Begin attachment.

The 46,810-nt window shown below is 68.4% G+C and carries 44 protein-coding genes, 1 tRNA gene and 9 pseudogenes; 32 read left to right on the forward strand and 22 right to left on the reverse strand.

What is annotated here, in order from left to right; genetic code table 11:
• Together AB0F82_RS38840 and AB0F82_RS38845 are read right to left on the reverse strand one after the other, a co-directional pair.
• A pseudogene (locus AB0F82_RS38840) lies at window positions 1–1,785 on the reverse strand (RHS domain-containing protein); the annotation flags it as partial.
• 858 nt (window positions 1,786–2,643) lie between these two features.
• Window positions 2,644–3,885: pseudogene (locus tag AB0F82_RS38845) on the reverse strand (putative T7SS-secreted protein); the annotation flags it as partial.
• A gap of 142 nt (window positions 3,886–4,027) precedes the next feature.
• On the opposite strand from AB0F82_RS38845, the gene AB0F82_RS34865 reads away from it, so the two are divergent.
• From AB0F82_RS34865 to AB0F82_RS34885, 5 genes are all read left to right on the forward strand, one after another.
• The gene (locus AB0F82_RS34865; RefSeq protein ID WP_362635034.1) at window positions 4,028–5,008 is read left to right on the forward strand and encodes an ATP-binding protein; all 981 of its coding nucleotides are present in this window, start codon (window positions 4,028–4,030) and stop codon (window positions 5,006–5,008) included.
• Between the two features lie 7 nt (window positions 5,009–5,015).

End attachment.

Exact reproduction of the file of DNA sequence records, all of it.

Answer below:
The 46,810-nt window shown below is 68.4% G+C and carries 44 protein-coding genes, 1 tRNA gene and 9 pseudogenes; 32 read left to right on the forward strand and 22 right to left on the reverse strand.

What is annotated here, in order from left to right; genetic code table 11:
• Together AB0F82_RS38840 and AB0F82_RS38845 are read right to left on the reverse strand one after the other, a co-directional pair.
• A pseudogene (locus AB0F82_RS38840) lies at window positions 1–1,785 on the reverse strand (RHS domain-containing protein); the annotation flags it as partial.
• 858 nt (window positions 1,786–2,643) lie between these two features.
• Window positions 2,644–3,885: pseudogene (locus tag AB0F82_RS38845) on the reverse strand (putative T7SS-secreted protein); the annotation flags it as partial.
• A gap of 142 nt (window positions 3,886–4,027) precedes the next feature.
• On the opposite strand from AB0F82_RS38845, the gene AB0F82_RS34865 reads away from it, so the two are divergent.
• From AB0F82_RS34865 to AB0F82_RS34885, 5 genes are all read left to right on the forward strand, one after another.
• The gene (locus AB0F82_RS34865; RefSeq protein ID WP_362635034.1) at window positions 4,028–5,008 is read left to right on the forward strand and encodes an ATP-binding protein; all 981 of its coding nucleotides are present in this window, start codon (window positions 4,028–4,030) and stop codon (window positions 5,006–5,008) included.
• Between the two features lie 7 nt (window positions 5,009–5,015).